Belsize Park Nostalgic London Walking Tour


Belsize Park Nostalgic London Walking Tour

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Belsize was part of Hampstead and comes from the French “Beautifully situated” (Bel assis).  This blog post is just in note-form to accompany the video above in which I walk around Belsize Park and talk about the local history and how it has changed over the years.

Ethelred gave Hampstead to Monks of Westminster Abbey and the Abbots gradually sectioned bits off.

Pond Street – Belsize Park

Hampstead Classic Cinema, Picture Playhouse from 1913 was one of the most beautiful in London but is now a Marks and Spencer.

Pond Street was recorded in 1607 in  a licence to contain the area.
The pond connected to the brook running to the River Fleet. In 1835 it got filled in because it was too muddy.

The  oldest houses are near the bottom of Pond Street.

23-25 Pond Street – Drill hall used in 1908 by Hampstead’s 1st scout troop. The year of Badel Powell’s call to action. The oldest in existence.

Royal Free Hospital, founded by William Marsden in Hatton Garden 1828.
He revolutionized health care with free treatment and it then moved to Pond Street. (Also founded The Royal Marsden)

The Roebuck pub is a nice old pub and converted coach house.


Roslyn Hill – Belsize Park

St. Stephen’s church, built 1869, was abandoned in 1977 after hospital foundations gave it subsidence.
Air Studios in the church opposite was used for film score recordings.

The Wharrie Shelter is a listed building. Donated by Mary Wharrie daughter of first mayor of Hampstead.

The Hampstead Town Hall – The council wanted to knock it down in 1960s (unbelievably).
It is now a recording studio and performance space.

Belsize Avenue

Belsize Avenue used to be driveway leading to the grand Belsize House.

The first Belsize House was in 1496 on site of Belsize Tavern. Belsize House. Leased to Armigell Waad for 19 shillings and ten loads of hay and oats.

1700s – John Roque a cartographer was commissioned to draw up a map to prove London was bigger than Paris.

Spencer Perceval, the only UK prime minister to be shot lived here.

After the restoration the area became known as a pleasure garden with deer shooting and gambling and dancing. On a par with Vauxhall Gardens. It became so boisterous that residents had it closed down.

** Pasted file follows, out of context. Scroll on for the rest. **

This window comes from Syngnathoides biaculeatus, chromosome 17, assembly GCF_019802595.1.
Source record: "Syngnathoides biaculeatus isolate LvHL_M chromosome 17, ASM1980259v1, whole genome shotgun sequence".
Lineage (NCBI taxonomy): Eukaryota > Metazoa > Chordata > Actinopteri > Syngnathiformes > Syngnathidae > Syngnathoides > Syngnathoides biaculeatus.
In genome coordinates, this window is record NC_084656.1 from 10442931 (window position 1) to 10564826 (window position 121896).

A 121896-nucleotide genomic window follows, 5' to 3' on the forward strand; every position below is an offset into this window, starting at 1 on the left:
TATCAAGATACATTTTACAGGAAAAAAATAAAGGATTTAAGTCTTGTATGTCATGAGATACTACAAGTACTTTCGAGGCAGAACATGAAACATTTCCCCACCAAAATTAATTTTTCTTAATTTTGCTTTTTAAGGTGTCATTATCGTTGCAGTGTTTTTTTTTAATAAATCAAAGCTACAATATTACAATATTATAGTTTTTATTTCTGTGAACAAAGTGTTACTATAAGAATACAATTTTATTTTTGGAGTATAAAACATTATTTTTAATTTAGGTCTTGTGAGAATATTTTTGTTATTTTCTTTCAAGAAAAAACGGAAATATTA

Samuel Pepys visited and remarked the gardens were too good for the house being indeed “the most notable I ever saw”.

Belsize Park Gardens

Mulberry Tree at Belsize Terrace marked the corner of the grounds of Belsize House.

There were 4 farms in the area: Chalcot upper and Lower, South End and South End Green

In 1807  the area around Belsize Avenue was still owned by the Dean of Westminster but leased the land and it started getting developed by the  mid 1800s.

In Glenilla Road HG Wells’ Brother’s House has frescoe which people think is his girlfriend.


Isokon – Belsize Park

The Isokon is the remarkable listed building in Lawn Road.

Jack Pritchard owned a furniture business and ran a plywood company out of Estonia.
He commissioned Welles Coates to design this eye-sore in 1934.
It housed refugee artists like Bauhaus architects. Walter Gropius and Marcel Breuer.
Even Agatha Christie also lived here and described it as “A liner without funnels”
The interior was largely made of plywood and had a massive communal kitchen with dumb waiters.
Later they converted the kitchen into a bar where the literary salon would be held..Barbara Hepworth, Henry Moore etc attended these.

It is Grade 1 listed. One of most important buildings in Britain

Haverstock Hill – Belsize park

Until 1850s only house here was that of Sir Richard Steele.  It was knocked down to create Steeles Road and he is remembered with a pub here.

You can see it in a Constable Painting. Steele lived here because it was far enough from London to escape his creditors pursuing him.

There is also a lovely milestone outside stating that it is 4 miles from the post office in St Mary Le Grand.

The Load of Hay Tavern is also in the painting and mentioned in 1721 in licensing records.
It would have been a standard stop on the way up the hill towards Hampstead.

England’s Lane

In 1745 this road existed on maps.
It led to Chaldecots Farm which became Chalk Farm.
This part was leased to James England – Hence England’s Lane

The lovely artists houses are from the late 19th century.

The Washington Pub at the end of the street is beautiful with original fittings over 150 years old.


If you enjoyed this video take a look at some of my other films!  or  Contact me for a private walk.



Rather Splendid London Walks Book

In this book of 20 walks, I will show you some of the fun, interesting, weird and ridiculous things I’ve noticed on my travels around London